Nicolai Ourousoff’s essay in the New York Times on Japanese architect Toyo Ito caught my attention because it contrasts the ‘unassuming’ Ito to the ‘diva’ Zaha Hadid and ‘intimidating’ Rem Koolhaas. The essay paints

Looking for a way forward Mr. Ito was drawn to the work of Kazuo Shinohara, a vocal critic of the Metabolists who believed that if architecture could change the world at all, it would do so not by promoting radical social visions but by creating small, modest spaces to nurture and protect the individual spirit. His houses, mostly build it in the 1960s and 1970s, were conceived as private utopias, with delicate interiors supported by muscular concrete pillars that seemed designed to resist the outside pressures of a corrupting society.

But eventually this vision seemed as limiting … and Mr. Ito would locate his architecture in the space between two extremes: the social idealism of late Modernism and the inwardness of Shinohara’s work.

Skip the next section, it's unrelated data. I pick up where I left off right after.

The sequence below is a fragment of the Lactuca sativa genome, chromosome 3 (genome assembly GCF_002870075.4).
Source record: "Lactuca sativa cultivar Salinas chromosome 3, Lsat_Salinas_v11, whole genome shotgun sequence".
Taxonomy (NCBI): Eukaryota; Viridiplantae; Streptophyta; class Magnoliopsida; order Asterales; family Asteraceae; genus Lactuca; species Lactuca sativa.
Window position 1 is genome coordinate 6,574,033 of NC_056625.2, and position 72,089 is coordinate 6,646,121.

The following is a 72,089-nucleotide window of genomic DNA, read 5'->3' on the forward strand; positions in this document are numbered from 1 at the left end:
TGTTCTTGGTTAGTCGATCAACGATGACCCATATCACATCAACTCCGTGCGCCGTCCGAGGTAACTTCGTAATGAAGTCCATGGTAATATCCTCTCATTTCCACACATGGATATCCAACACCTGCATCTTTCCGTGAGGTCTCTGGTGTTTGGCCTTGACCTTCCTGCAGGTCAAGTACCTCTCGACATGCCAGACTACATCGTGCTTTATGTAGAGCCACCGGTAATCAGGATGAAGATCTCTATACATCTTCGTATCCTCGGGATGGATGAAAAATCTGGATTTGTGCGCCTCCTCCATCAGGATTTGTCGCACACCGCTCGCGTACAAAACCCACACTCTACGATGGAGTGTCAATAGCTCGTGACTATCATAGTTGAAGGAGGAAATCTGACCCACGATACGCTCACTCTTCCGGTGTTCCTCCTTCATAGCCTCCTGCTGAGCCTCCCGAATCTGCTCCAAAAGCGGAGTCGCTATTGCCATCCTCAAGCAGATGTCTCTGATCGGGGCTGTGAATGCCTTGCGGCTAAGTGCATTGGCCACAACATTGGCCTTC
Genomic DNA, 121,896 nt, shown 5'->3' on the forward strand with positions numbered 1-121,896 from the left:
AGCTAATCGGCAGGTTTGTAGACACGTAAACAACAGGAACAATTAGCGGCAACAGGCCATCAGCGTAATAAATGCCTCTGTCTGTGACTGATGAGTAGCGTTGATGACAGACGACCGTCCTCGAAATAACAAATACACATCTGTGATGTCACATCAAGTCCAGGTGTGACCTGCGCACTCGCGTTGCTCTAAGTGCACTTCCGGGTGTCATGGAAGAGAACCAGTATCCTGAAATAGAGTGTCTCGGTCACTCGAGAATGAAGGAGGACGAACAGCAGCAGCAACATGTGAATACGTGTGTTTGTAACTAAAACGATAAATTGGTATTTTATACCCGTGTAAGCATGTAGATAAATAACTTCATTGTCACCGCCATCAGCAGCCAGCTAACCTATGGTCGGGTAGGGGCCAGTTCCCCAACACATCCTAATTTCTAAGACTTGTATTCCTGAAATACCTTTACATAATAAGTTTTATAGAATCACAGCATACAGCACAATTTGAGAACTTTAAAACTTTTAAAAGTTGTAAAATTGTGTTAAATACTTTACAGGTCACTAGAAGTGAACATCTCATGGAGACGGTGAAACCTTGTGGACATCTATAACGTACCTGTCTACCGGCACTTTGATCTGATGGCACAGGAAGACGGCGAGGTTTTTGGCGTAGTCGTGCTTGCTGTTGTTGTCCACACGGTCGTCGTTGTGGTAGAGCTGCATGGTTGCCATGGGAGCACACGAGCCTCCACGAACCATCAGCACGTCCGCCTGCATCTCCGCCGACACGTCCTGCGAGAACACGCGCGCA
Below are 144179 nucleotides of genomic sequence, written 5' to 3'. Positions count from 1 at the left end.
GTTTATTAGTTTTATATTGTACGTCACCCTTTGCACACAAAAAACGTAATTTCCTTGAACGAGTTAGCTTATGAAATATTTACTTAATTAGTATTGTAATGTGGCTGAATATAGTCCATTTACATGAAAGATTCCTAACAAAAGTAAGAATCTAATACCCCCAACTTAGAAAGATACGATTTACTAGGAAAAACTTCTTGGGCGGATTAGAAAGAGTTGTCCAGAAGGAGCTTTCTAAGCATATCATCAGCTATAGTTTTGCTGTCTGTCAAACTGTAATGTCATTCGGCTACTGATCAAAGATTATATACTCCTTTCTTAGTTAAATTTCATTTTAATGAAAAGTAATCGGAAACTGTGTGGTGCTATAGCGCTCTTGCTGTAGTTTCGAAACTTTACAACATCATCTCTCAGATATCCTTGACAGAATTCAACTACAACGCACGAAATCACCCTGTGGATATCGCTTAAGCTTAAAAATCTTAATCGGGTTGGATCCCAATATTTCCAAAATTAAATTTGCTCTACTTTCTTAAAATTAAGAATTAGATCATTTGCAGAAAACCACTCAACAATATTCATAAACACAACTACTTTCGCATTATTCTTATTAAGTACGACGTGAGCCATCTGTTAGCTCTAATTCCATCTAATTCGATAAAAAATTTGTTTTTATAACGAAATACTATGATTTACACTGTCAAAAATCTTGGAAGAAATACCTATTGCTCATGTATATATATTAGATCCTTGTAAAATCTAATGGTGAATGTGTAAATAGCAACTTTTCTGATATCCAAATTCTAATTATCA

Much as I am a guardian of the individual spirit and an advocate for the protected spaces that nurture that spirit, I acknowledge the need to connect individuals through their idiosyncrasy. I’ve been imagining how we could create public spaces which support people to be alone with themselves – among others. Perhaps it’s something like a cloister where there is traffic and passage but which have a contemplative quality that allow people to reflect and revive.

I guess I was also attracted by the comparison drawn between Ito’s latest design for a new opera house in Taichung and a choreography that acknowledges the complex contradictory quality of humanity.

The sense of inside and out, of stillness and motion, becomes a complex, carefully composed dance.

It is a striking vision, as beautiful as anything built in the past decade. And it sums up Mr. Ito’s philosophy about both architecture and life, about the need to accommodate the many contradictions that make us human.